Federal & Postal Disability Retirement: OWCP, SSD, NRP, Etc.

Nothing works in a vacuum.  Issues surround medical disabilities, the Federal and Postal workforce, Social Security Disability benefits, and Federal Disability Retirement benefits, as well as temporary total disability benefits received from the Department of Labor, Office of Worker’s Compensation Programs — they all intersect in one way or another, and the intersection of all of the issues create a maze of confusion which is often difficult for the Federal or Postal worker to successfully maneuver through the multiple landmines, dead-ends and potential traps.

Such intersecting difficulties also arise in what the Postal Service has initiated in the last few years — the “National Reassessment Program” — a euphemism for a massive attempt to get rid of anyone and anyone who is not fully productive.  Under this program, the Postal Service is essentially getting rid of all light-duty assignments; and, of course, such a program intersects with Federal Worker’s Comp, because many light-duty or “modified duty” employees are under the umbrella of OWCP-offered work assignments and modified positions and duties.  People are sent home with the reason given that there is no longer any “light duty” jobs; they are then instructed or forced into filing for OWCP benefits; whether Worker’s Comp will actually pay for temporary total disability is a big question mark.

Ultimately, I believe that the answer will be found in filing for OPM Federal Disability Retirement benefits. The NRP (National Reassessment Program) is simply a macrocosmic approach of a large agency (the U.S. Postal Service), mirroring a microcosmic approach (the approach of most agencies towards individual Federal or Postal employees who have a medical condition which prevents him or her from performing one or more of the essential elements of one’s job) in dealing with “less than fully productive” Federal or Postal employees.  Then, of course, there is the intersecting issue of filing for Social Security Disability benefits, which you have to do anyway, under FERS — but whether one actually gets it, is another issue.  All of these issues intersect; rarely are these issues isolated; the consequential impact of all of these issues need to be viewed in a macro manner.

Sincerely,

Robert R. McGill, Esquire

OPM Disability Retirement: The Employee’s Usefulness

Federal Employees and Postal Employees should never consider or entertain the thought that filing for disability retirement benefits is a negative judgment upon his or her lengthy and productive career.

It is merely a statement of reality — that the Federal and Postal employee has had a good career; medical conditions may have shortened the first career, but this merely means that there will be opportunities to have a second career; and, in no way does it mean that there is a blemish upon the Federal career; merely that it is time to move on to something else.  And, indeed, the interruption of the Federal or Postal career as a result of impeding medical conditions merely is a statement that you are no longer a “good fit” for a particular kind of job.

Further, if you are removed from the Federal sector because of your medical inability to perform your job, such a removal is a “non-adversarial” and “non-disciplinary” action, and therefore (again) should not, and cannot, be considered a “blemish” upon one’s career.  And, finally, it is often the case that it is precisely because of the long and loyal hours you put into your job, that you paid a price for such loyalty — by embracing the stresses of the job, of working despite impending medical conditions.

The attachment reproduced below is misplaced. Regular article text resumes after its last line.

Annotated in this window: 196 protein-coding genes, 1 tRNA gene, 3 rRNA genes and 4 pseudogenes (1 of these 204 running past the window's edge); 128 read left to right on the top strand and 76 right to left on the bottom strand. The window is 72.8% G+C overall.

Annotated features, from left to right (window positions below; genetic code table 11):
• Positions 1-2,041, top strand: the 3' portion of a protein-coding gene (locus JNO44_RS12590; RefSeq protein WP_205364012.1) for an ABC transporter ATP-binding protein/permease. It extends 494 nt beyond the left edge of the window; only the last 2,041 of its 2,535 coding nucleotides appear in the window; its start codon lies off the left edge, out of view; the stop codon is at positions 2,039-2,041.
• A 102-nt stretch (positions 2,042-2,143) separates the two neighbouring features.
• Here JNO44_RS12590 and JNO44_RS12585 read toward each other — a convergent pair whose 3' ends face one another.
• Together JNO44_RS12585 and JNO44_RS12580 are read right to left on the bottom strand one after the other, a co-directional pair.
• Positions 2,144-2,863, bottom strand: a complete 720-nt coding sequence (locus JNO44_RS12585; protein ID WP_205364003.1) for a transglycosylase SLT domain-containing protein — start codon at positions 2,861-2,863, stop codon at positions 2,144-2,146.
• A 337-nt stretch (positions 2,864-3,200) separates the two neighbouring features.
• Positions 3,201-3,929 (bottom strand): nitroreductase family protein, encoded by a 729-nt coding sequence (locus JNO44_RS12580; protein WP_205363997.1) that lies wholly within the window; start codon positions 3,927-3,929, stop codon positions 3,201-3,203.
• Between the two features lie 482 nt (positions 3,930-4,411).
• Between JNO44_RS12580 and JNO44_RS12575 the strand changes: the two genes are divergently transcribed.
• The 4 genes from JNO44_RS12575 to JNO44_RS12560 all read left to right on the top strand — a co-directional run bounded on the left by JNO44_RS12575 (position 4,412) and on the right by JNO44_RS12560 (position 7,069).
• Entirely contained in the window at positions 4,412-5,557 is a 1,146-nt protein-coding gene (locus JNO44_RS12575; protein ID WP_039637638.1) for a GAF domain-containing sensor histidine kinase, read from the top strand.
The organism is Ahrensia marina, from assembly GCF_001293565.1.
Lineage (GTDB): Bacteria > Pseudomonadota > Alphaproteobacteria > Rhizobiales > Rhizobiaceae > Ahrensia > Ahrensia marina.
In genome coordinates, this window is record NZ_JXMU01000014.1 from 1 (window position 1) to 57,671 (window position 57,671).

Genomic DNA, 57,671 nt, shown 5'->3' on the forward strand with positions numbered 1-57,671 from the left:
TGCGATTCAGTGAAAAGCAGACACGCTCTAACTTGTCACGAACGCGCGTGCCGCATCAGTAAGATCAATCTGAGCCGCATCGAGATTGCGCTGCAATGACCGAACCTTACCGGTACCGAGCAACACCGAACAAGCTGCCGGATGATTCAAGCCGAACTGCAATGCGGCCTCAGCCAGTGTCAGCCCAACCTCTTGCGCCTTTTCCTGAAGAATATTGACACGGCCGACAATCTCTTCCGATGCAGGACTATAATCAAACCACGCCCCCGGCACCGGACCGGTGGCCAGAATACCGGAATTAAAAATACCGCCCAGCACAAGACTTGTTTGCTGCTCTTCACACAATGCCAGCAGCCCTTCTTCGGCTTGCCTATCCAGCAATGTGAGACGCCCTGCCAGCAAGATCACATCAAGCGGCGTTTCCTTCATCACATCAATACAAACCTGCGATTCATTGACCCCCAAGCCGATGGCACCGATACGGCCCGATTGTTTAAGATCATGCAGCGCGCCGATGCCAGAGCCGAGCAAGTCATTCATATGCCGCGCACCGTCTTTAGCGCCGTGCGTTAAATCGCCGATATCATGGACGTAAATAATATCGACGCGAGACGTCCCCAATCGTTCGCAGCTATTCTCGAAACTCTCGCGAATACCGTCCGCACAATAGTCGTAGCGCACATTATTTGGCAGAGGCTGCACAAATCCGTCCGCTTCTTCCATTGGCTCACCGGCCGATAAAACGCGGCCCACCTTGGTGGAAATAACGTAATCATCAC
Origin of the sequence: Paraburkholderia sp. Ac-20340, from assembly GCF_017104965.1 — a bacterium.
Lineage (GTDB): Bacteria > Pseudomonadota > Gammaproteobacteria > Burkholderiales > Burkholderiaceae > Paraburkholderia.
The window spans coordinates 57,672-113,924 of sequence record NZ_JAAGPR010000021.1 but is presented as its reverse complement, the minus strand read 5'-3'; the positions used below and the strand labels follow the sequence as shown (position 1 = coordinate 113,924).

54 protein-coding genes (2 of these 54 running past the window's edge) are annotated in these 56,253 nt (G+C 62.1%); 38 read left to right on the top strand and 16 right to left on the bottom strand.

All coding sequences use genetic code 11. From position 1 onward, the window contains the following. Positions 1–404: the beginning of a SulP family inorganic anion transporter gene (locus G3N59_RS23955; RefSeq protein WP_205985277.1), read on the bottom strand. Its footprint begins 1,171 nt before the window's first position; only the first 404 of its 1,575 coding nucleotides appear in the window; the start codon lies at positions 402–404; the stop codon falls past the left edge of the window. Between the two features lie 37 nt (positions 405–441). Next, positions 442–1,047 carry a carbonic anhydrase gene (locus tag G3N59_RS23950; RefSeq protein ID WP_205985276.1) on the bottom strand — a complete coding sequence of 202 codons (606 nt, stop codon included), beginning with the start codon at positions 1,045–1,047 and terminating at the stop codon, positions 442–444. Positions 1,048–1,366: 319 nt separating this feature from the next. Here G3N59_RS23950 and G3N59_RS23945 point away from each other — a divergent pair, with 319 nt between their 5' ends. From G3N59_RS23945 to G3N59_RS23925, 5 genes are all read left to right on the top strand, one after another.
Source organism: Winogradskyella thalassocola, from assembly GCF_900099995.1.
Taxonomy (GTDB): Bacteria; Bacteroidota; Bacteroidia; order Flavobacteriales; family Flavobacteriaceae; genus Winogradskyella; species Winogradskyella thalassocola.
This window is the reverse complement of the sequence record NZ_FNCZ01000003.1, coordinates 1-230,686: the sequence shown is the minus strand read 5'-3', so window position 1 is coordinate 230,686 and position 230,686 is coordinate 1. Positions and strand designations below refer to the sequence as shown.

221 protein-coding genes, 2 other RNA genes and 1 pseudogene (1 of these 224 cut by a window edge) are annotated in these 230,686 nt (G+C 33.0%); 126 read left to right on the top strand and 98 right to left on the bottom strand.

In other words, very often I see that the stresses inherent in the position took a large and heavy toll upon the individual, such that medical conditions resulted from the long years of such heavy toll.  There is never a need to feel guilty about taking disability retirement; you’ve paid your dues; it is time to move on to another phase of your life.

Sincerely,

Robert R. McGill, Esquire

CSRS & FERS Disability: Perennial Issues

Like perennial plants, some issues continue to repeatedly crop up; once planted, they keep showing up in various question-forms.  The one which needs to be addressed, again, is the “1-year” issue:  there are actually two (2) questions which keep resurrecting themselves: A.  Filing a disability retirement application within 1 year of separation from service, and B. A medical condition which must last for a minimum of one year. 

As to the former:  The statute of limitations begins to toll when a person has been officially separated from Federal Service.  This means that the Agency must take you off of the Federal rolls.  If you continue to receive a paycheck, you are likely not separated (unless, of course, it is some form of a severance paycheck); if you receive a paycheck with “0-balances”, you are still not likely separated. If you are injured and you haven’t worked for a year, but you have not received notification that you have been separated from Federal Service, the 1-year mark has likely not begun.  On the other hand, if your SF-50 or PS Form 50 states that you are separated, then you are separated.  At that point, you have one (1) year to file your Federal Disability Retirement application.